Are separate family areas on planes a good idea?

Can you see the benefits for those travelling with little ones as well as those flying kid-free?

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If you’ve ever done a flight with a baby or toddler, you probably know how tough it can be.

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Unless you get really lucky and they sleep through the whole journey (yeah, right ?) you could experience anything from a mid-flight poonmai to full on meltdown that can make it feel as though all eyes are on YOU.

And while there are plenty of stories about how lovely strangers can be to parents struggling with their littles ones on a plane, it’s possibly no surprise that a recent survey has suggested more than half (52%) of air passengers would like to see ‘family zones’ on planes to separate those with kids from those without.

And, here at MFM HQ, we have to say we can certainly see some merits.

Knowing you’re sitting around other people who totally get what kids can be like on a flight might make you feel a little less stressed out at the thought yours might have a tantrum.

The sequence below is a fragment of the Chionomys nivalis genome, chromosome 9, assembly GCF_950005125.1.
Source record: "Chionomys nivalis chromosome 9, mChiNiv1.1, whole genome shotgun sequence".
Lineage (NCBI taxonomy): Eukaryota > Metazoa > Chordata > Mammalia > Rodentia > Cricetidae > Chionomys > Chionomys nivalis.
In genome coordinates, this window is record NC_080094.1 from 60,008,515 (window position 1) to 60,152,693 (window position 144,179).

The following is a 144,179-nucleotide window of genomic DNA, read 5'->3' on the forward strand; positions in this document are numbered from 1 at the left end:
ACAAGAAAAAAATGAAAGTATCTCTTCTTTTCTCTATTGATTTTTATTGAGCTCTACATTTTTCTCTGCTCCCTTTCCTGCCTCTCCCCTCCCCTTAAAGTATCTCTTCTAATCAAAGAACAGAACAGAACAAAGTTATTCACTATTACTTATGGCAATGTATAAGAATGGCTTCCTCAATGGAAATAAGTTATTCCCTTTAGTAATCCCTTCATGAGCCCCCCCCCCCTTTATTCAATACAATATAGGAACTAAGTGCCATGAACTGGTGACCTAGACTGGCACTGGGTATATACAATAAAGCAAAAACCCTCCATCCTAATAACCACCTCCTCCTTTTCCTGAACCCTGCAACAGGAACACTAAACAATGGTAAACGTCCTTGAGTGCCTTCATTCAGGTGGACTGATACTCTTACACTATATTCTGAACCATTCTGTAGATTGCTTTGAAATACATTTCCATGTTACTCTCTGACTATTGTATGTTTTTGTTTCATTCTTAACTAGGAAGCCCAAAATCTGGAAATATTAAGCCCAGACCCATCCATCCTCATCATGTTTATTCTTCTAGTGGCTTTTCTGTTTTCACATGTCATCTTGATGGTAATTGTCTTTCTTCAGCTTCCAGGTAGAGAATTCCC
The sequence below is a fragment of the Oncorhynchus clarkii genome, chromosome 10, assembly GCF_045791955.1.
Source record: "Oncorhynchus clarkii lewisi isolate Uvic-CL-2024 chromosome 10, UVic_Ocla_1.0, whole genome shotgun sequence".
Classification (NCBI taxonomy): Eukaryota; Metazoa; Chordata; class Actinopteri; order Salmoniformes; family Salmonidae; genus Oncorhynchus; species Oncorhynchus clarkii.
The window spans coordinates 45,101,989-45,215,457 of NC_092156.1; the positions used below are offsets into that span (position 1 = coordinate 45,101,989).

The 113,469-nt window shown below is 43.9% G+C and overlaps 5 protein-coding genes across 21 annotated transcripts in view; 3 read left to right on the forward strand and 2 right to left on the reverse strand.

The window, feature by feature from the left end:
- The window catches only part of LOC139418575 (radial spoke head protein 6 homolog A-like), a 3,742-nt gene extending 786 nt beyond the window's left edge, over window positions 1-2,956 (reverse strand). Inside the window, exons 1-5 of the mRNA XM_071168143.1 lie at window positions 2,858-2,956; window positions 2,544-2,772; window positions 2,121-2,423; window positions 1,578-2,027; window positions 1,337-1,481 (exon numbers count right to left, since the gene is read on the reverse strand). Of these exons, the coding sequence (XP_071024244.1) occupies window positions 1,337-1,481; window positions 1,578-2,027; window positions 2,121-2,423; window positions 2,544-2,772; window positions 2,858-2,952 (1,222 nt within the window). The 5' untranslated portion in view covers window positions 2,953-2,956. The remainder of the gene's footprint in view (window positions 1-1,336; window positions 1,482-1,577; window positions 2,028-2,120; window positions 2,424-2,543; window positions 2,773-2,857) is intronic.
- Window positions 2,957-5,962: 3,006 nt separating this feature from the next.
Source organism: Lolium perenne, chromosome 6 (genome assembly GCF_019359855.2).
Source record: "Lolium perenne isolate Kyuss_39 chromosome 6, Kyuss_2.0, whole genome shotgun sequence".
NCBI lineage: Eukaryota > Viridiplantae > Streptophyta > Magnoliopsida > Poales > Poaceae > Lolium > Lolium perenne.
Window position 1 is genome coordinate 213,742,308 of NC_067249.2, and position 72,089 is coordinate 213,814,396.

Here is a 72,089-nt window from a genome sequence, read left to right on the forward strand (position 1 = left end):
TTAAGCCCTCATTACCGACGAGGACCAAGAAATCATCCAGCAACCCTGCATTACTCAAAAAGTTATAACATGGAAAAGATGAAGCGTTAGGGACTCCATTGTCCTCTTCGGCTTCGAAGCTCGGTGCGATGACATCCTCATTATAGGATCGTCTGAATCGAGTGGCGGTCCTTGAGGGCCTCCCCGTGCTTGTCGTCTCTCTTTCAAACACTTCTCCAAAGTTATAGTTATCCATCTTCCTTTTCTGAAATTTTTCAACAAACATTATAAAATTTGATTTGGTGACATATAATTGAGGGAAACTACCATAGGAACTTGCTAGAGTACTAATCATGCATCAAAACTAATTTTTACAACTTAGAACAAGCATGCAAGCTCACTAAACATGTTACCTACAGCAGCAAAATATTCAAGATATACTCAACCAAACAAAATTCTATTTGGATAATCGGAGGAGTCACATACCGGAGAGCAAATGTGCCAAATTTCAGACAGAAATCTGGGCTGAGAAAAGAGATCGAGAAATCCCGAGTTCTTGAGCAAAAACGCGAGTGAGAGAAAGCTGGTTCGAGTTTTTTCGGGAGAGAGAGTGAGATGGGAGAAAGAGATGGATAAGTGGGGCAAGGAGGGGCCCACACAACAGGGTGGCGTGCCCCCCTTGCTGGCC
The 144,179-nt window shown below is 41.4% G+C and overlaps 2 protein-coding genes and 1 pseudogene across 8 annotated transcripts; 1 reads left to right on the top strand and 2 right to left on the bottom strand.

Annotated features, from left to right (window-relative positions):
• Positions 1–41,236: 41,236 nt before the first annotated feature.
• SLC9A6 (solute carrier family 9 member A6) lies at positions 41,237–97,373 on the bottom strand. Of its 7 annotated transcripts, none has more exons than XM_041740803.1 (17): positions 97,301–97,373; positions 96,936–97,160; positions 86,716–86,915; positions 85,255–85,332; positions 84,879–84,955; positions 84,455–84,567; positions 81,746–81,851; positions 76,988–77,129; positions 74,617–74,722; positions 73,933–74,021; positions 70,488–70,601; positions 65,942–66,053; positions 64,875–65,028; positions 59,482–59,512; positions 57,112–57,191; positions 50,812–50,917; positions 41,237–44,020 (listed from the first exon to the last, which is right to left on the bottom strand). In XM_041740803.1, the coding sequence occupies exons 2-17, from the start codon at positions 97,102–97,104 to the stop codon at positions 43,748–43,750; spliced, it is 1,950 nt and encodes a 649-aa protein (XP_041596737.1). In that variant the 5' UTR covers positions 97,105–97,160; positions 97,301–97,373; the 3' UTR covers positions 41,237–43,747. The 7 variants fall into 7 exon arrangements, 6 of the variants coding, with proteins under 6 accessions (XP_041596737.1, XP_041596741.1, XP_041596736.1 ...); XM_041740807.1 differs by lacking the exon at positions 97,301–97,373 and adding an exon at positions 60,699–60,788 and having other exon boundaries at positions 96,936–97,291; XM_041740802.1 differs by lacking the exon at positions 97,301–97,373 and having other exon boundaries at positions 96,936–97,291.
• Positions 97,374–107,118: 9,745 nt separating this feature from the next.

And, who knows – if you’re really lucky, your child might find the other little ones around them to be a good distraction.

Mums on our forum though had pretty mixed views on this one…

 “Many trains have had ‘quiet coaches’ for years so seeing some other transport companies starting to introduce the same doesn’t seem that big a deal,” says Kazzie M. “Though I would be interested in seeing how they separate ‘quiet’ from ‘non-quiet’…”

“As a Mum to 5 and a nan to 12 I love children of all ages but I get completely why passengers would want children/babies in one section of a plane,” says NikkiB.

“I have always found it stressful trying to ensure my children are not disturbing other people so to be among other parents in the same position would make it easier.”

Though, perhaps as SugarSpice85 puts it –  it’s not as simple as dividing the parents from the non-parents.

“I am the first to admit I get frustrated (internally at least) if I end up sitting next to a baby who won’t stop crying or a particularly badly-behaved child, but the same goes for a group of drunk people or an adult who won’t stop talking when I just want to read my book!” she says.

“It’s just one of those things you have to deal with if you fly. Not all children are badly behaved, and not all badly behaved people on flights are children!”

Hmmm, lots of food for thought there.

What do you think?

Would you approve of a family zone on flights? Or does it seem unfair to segregate parents and their kids from everyone else? Tell us in the comments below or over on Facebook

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